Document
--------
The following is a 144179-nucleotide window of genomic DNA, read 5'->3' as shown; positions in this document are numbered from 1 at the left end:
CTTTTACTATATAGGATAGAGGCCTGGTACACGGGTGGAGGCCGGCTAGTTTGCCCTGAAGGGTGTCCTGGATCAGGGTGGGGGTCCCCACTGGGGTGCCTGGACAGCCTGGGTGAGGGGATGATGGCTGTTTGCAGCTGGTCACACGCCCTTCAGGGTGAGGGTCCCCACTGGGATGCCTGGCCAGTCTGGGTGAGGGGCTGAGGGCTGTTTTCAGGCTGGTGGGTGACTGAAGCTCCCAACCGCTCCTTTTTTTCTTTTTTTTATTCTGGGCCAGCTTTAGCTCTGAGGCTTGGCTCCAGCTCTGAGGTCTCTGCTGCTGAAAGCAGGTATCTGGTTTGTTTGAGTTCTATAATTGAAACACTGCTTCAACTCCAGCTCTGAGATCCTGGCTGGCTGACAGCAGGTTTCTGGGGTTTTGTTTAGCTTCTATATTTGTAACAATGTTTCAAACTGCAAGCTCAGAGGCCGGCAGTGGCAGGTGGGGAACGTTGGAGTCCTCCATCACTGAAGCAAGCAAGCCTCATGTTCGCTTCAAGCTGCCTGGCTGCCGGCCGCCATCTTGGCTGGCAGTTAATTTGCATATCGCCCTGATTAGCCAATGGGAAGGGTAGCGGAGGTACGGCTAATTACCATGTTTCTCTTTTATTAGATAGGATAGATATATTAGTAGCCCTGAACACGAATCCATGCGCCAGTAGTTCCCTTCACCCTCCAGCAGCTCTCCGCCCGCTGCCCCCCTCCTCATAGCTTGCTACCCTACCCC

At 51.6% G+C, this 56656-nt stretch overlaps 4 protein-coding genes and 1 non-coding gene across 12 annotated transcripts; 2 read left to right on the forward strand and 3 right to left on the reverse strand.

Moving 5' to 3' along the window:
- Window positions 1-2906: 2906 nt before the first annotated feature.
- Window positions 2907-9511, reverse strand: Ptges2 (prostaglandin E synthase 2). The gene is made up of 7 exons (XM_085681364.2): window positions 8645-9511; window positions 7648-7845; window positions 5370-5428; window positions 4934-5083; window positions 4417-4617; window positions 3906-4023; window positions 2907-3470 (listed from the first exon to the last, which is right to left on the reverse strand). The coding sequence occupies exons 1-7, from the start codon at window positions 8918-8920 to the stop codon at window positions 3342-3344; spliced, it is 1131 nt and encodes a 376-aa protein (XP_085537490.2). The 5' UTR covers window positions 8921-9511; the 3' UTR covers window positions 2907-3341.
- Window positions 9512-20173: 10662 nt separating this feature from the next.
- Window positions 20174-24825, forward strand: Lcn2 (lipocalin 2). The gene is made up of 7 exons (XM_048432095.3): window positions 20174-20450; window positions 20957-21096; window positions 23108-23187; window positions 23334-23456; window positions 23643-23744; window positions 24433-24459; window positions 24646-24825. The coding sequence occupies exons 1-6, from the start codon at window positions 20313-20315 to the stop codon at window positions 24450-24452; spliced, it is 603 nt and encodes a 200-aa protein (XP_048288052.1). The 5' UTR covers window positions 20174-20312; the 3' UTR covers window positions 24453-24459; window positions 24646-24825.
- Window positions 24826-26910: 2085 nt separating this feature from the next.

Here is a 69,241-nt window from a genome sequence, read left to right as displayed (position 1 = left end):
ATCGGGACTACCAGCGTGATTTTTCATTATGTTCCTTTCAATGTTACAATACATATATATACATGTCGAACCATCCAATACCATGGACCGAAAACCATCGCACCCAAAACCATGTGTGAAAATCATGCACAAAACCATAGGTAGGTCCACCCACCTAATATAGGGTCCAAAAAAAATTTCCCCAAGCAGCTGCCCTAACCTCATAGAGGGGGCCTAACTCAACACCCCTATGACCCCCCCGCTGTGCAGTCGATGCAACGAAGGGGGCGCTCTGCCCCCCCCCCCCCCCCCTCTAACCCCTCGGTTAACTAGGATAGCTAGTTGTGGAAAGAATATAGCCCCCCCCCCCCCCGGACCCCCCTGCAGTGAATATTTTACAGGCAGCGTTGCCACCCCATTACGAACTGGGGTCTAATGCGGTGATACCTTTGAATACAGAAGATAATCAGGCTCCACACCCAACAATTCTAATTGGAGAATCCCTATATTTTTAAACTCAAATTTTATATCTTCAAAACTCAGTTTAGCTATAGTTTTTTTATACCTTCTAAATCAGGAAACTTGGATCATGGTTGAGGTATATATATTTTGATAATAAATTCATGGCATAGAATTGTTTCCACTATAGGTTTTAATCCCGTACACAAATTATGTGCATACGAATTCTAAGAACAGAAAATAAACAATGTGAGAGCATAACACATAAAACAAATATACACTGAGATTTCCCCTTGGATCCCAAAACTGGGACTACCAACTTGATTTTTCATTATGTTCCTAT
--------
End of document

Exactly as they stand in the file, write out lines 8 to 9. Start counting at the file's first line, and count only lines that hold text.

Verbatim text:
- Window positions 20174-24825, forward strand: Lcn2 (lipocalin 2). The gene is made up of 7 exons (XM_048432095.3): window positions 20174-20450; window positions 20957-21096; window positions 23108-23187; window positions 23334-23456; window positions 23643-23744; window positions 24433-24459; window positions 24646-24825. The coding sequence occupies exons 1-6, from the start codon at window positions 20313-20315 to the stop codon at window positions 24450-24452; spliced, it is 603 nt and encodes a 200-aa protein (XP_048288052.1). The 5' UTR covers window positions 20174-20312; the 3' UTR covers window positions 24453-24459; window positions 24646-24825.
- Window positions 24826-26910: 2085 nt separating this feature from the next.